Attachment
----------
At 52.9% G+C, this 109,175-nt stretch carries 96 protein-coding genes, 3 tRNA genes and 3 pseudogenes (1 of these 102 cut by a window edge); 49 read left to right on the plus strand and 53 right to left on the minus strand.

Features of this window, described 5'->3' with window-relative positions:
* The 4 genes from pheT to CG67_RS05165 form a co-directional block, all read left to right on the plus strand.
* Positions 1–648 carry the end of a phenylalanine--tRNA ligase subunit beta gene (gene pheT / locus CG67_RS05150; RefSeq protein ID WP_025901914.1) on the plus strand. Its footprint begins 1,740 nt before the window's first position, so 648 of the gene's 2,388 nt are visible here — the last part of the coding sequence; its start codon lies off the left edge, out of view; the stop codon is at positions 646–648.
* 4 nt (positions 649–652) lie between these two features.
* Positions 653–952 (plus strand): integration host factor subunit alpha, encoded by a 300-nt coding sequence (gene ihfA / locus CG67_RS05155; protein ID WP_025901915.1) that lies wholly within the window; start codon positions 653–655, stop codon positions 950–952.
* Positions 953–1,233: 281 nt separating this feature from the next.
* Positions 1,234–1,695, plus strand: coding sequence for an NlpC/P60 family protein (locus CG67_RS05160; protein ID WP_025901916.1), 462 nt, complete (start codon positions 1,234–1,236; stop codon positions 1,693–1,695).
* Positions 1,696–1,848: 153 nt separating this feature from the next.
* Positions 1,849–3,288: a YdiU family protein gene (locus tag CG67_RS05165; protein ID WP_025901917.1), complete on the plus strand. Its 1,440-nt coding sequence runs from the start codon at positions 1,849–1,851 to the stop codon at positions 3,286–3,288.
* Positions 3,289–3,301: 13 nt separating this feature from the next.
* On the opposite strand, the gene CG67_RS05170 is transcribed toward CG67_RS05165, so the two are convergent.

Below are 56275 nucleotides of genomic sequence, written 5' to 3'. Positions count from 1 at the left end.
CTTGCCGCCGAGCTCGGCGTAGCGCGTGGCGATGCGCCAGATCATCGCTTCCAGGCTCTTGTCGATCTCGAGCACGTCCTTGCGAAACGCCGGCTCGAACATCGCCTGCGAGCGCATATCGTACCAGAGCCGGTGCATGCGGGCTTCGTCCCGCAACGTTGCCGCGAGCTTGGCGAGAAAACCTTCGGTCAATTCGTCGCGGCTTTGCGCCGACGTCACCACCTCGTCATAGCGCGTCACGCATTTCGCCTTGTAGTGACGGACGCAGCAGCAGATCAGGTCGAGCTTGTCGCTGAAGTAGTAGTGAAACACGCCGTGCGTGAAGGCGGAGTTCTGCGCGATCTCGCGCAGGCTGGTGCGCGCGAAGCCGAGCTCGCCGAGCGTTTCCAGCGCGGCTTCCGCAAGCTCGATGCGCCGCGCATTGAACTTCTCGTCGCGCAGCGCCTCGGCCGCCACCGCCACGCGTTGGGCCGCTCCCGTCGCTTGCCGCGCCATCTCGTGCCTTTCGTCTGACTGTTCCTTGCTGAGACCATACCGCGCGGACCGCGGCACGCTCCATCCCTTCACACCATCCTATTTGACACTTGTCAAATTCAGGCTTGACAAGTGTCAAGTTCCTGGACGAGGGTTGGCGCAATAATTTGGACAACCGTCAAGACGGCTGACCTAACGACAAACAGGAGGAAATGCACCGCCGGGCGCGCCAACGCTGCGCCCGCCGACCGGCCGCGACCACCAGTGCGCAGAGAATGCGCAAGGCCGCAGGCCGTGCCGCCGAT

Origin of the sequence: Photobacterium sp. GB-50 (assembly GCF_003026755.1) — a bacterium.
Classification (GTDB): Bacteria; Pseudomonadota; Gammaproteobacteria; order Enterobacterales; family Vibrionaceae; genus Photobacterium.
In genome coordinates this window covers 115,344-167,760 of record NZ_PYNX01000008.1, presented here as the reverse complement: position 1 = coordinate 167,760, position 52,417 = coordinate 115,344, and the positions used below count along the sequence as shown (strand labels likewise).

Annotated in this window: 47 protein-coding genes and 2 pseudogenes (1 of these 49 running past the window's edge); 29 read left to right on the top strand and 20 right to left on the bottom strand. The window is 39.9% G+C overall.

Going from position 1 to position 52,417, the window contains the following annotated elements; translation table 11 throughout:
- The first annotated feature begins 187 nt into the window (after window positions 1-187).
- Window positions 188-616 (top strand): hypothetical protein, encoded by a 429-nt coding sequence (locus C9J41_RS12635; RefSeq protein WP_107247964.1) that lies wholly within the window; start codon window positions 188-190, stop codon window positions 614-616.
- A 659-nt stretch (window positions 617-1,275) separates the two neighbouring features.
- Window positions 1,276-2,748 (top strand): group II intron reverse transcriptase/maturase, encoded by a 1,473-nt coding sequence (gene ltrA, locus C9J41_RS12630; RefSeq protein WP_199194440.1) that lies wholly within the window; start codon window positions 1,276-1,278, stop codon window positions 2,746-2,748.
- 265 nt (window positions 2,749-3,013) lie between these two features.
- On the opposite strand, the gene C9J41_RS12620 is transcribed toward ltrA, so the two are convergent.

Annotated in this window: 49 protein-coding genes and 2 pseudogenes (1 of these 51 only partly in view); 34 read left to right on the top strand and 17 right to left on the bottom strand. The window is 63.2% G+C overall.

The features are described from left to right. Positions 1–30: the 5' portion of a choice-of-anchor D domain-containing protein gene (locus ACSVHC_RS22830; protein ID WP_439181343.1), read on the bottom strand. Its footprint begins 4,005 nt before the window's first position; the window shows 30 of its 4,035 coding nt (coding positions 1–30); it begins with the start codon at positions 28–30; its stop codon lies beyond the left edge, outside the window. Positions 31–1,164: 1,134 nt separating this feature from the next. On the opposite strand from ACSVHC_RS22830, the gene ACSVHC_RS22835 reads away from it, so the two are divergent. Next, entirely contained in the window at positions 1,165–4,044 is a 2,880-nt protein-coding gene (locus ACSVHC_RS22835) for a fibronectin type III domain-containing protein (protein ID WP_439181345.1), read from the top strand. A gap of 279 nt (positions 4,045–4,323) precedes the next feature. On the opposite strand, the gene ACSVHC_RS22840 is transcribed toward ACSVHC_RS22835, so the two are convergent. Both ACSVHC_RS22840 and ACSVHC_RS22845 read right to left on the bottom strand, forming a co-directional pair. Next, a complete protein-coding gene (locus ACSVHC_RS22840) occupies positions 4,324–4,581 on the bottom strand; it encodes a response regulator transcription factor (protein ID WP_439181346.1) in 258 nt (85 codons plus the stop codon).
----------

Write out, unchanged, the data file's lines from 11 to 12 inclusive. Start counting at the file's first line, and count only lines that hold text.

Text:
* Positions 3,289–3,301: 13 nt separating this feature from the next.
* On the opposite strand, the gene CG67_RS05170 is transcribed toward CG67_RS05165, so the two are convergent.